Wife receives half of WC settlement in dissolution of marriage
Case name: Day v. Day, No. 2008-CA-000133-MR (Ky. Ct. App. 12/11/09).
Ruling: The Kentucky Court of Appeals affirmed a finding that a worker's entire settlement was marital property, and therefore, his wife was entitled to one-half of the settlement in the dissolution of the marriage.
What it means: In Kentucky, workers' compensation benefits accrued after marriage are considered marital property. In dissolution of marriage proceedings, a court must divide the benefits like other marital property, taking into account: 1) the contributions of each spouse to the acquisition of the marital property; 2) the value of the property to each spouse; 3) the duration of the marriage; and 4) the economic circumstances of each spouse when the property is divided.
A worker was injured on the job three months before he separated from his wife. The worker filed for benefits after the separation. He received a gross settlement of $30,000, which was determined to be a marital asset. The wife was awarded one-half of the settlement in the dissolution of marriage proceeding, and the worker appealed. He argued that the court abused its discretion in failing to divide the settlement in "just proportions."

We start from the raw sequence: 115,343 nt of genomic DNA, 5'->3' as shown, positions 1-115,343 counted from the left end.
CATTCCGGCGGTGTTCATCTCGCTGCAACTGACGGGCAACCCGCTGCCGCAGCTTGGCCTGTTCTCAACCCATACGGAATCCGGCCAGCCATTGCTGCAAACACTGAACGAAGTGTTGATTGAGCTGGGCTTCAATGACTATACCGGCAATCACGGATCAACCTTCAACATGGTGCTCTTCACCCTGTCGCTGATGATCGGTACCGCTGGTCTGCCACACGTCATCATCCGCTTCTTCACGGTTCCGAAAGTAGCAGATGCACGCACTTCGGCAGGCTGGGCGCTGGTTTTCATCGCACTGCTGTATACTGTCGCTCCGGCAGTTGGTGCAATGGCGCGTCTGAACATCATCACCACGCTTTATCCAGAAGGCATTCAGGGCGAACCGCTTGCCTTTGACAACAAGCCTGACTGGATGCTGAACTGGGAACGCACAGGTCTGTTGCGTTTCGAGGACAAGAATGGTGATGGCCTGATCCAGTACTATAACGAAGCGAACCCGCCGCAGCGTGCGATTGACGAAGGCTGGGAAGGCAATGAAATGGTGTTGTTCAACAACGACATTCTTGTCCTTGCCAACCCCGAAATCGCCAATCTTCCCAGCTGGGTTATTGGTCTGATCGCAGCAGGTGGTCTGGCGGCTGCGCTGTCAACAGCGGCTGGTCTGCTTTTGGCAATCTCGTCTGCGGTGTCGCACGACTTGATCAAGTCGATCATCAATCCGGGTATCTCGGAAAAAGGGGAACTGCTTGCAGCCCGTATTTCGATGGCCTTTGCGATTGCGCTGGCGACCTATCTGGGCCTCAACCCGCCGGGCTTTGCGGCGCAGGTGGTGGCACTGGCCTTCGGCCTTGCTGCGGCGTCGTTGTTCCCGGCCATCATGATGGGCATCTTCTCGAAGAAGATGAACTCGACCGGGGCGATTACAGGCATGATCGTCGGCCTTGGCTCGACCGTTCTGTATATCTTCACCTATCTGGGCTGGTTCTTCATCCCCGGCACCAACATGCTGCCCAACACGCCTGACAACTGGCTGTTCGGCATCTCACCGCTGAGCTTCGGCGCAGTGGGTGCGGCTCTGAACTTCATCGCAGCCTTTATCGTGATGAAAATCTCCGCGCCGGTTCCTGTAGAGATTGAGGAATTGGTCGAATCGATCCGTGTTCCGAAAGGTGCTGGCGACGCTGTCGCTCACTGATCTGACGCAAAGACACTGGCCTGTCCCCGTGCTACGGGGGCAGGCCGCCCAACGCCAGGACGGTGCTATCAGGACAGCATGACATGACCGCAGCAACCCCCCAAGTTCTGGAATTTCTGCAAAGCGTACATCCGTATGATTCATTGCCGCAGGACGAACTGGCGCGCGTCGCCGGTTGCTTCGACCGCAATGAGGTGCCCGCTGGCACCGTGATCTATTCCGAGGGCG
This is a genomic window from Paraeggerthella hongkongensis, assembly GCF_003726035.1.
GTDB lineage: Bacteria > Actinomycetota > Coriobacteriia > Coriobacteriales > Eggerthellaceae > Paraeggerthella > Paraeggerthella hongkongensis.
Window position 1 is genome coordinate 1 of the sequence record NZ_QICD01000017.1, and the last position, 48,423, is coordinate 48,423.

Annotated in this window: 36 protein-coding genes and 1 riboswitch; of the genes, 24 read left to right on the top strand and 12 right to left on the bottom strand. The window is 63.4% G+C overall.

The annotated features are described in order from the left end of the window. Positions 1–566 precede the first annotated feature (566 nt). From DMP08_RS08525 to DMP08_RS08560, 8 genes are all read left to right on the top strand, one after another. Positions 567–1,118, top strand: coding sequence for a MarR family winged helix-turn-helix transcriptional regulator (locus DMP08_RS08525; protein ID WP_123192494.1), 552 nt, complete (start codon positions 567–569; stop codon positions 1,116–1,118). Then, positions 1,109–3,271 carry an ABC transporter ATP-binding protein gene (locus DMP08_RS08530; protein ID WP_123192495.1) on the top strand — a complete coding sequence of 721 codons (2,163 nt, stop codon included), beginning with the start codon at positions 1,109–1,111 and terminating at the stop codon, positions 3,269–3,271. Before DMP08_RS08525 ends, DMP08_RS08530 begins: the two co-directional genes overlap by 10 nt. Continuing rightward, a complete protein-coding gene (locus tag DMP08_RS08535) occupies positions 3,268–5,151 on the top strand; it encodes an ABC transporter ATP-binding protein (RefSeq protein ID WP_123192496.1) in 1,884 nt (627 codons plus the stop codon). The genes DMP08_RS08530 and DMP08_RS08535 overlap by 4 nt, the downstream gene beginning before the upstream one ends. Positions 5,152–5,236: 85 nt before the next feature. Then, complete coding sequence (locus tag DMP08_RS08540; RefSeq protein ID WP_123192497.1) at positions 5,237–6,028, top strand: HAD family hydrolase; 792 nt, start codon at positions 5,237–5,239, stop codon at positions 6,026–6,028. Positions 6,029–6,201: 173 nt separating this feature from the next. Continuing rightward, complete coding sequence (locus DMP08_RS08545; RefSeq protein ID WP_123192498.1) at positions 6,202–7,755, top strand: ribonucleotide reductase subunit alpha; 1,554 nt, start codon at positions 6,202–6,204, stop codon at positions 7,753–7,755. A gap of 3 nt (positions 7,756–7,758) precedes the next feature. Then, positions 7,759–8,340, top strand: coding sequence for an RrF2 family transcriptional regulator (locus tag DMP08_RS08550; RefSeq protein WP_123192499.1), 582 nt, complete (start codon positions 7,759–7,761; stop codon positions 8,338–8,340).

The Kentucky Court of Appeals rejected his argument, finding that an equal division of the settlement proceeds was proper considering the circumstances. The court noted that the marriage lasted five years, the worker's settlement was not the only substantial marital asset, the worker was not totally disabled, and he had the ability to obtain appropriate job skills but chose not to do so. Trial courts in marriage dissolution proceedings are vested with broad discretion when dividing marital property. The court pointed out that although the worker was injured just three months before his separation and received his settlement only months before the dissolution, it would not conclude that the trial court incorrectly weighed the evidence in deciding to split the proceeds equally.
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January 28, 2010
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